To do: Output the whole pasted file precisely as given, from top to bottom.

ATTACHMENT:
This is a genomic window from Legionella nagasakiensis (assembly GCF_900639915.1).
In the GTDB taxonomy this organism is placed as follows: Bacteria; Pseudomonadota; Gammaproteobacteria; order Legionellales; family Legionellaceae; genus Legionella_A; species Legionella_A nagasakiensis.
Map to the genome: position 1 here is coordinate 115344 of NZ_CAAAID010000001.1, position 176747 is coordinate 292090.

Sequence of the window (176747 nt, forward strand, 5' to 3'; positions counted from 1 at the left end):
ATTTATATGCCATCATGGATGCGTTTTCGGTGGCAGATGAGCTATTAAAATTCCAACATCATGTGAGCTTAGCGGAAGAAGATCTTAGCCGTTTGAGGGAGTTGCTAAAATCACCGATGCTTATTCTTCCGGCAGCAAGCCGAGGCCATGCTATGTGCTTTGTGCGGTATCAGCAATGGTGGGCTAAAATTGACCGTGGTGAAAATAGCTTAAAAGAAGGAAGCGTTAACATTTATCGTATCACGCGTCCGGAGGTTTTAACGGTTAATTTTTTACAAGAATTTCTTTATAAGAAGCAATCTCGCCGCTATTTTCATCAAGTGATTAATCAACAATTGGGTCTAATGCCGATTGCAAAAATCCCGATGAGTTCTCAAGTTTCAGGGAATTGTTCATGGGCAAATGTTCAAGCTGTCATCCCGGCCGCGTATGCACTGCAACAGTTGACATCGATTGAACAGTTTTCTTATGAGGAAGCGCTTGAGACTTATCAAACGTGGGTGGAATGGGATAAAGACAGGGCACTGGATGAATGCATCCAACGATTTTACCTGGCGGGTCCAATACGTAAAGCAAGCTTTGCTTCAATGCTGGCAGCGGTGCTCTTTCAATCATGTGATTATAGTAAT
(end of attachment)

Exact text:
This is a genomic window from Legionella nagasakiensis (assembly GCF_900639915.1).
In the GTDB taxonomy this organism is placed as follows: Bacteria; Pseudomonadota; Gammaproteobacteria; order Legionellales; family Legionellaceae; genus Legionella_A; species Legionella_A nagasakiensis.
Map to the genome: position 1 here is coordinate 115344 of NZ_CAAAID010000001.1, position 176747 is coordinate 292090.

Sequence of the window (176747 nt, forward strand, 5' to 3'; positions counted from 1 at the left end):
ATTTATATGCCATCATGGATGCGTTTTCGGTGGCAGATGAGCTATTAAAATTCCAACATCATGTGAGCTTAGCGGAAGAAGATCTTAGCCGTTTGAGGGAGTTGCTAAAATCACCGATGCTTATTCTTCCGGCAGCAAGCCGAGGCCATGCTATGTGCTTTGTGCGGTATCAGCAATGGTGGGCTAAAATTGACCGTGGTGAAAATAGCTTAAAAGAAGGAAGCGTTAACATTTATCGTATCACGCGTCCGGAGGTTTTAACGGTTAATTTTTTACAAGAATTTCTTTATAAGAAGCAATCTCGCCGCTATTTTCATCAAGTGATTAATCAACAATTGGGTCTAATGCCGATTGCAAAAATCCCGATGAGTTCTCAAGTTTCAGGGAATTGTTCATGGGCAAATGTTCAAGCTGTCATCCCGGCCGCGTATGCACTGCAACAGTTGACATCGATTGAACAGTTTTCTTATGAGGAAGCGCTTGAGACTTATCAAACGTGGGTGGAATGGGATAAAGACAGGGCACTGGATGAATGCATCCAACGATTTTACCTGGCGGGTCCAATACGTAAAGCAAGCTTTGCTTCAATGCTGGCAGCGGTGCTCTTTCAATCATGTGATTATAGTAAT